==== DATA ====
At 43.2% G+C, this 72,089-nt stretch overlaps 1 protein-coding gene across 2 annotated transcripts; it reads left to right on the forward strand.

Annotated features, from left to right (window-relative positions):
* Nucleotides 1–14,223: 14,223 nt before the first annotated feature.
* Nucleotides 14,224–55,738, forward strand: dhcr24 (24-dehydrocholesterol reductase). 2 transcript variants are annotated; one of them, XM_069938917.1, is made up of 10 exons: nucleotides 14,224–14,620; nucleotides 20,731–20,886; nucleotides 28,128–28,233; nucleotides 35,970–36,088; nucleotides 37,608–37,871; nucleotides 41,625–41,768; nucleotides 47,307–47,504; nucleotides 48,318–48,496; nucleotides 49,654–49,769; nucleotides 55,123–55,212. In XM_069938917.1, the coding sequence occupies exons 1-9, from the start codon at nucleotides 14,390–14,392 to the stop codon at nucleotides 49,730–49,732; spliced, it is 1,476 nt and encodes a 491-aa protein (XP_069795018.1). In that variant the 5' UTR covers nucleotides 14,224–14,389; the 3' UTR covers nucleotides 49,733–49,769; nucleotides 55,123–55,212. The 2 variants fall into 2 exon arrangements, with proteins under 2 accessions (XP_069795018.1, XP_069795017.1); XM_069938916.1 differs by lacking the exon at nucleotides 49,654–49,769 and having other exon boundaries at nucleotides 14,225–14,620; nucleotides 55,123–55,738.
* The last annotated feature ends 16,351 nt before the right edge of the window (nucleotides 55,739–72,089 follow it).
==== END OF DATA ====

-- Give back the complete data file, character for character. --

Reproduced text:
At 43.2% G+C, this 72,089-nt stretch overlaps 1 protein-coding gene across 2 annotated transcripts; it reads left to right on the forward strand.

Annotated features, from left to right (window-relative positions):
* Nucleotides 1–14,223: 14,223 nt before the first annotated feature.
* Nucleotides 14,224–55,738, forward strand: dhcr24 (24-dehydrocholesterol reductase). 2 transcript variants are annotated; one of them, XM_069938917.1, is made up of 10 exons: nucleotides 14,224–14,620; nucleotides 20,731–20,886; nucleotides 28,128–28,233; nucleotides 35,970–36,088; nucleotides 37,608–37,871; nucleotides 41,625–41,768; nucleotides 47,307–47,504; nucleotides 48,318–48,496; nucleotides 49,654–49,769; nucleotides 55,123–55,212. In XM_069938917.1, the coding sequence occupies exons 1-9, from the start codon at nucleotides 14,390–14,392 to the stop codon at nucleotides 49,730–49,732; spliced, it is 1,476 nt and encodes a 491-aa protein (XP_069795018.1). In that variant the 5' UTR covers nucleotides 14,224–14,389; the 3' UTR covers nucleotides 49,733–49,769; nucleotides 55,123–55,212. The 2 variants fall into 2 exon arrangements, with proteins under 2 accessions (XP_069795018.1, XP_069795017.1); XM_069938916.1 differs by lacking the exon at nucleotides 49,654–49,769 and having other exon boundaries at nucleotides 14,225–14,620; nucleotides 55,123–55,738.
* The last annotated feature ends 16,351 nt before the right edge of the window (nucleotides 55,739–72,089 follow it).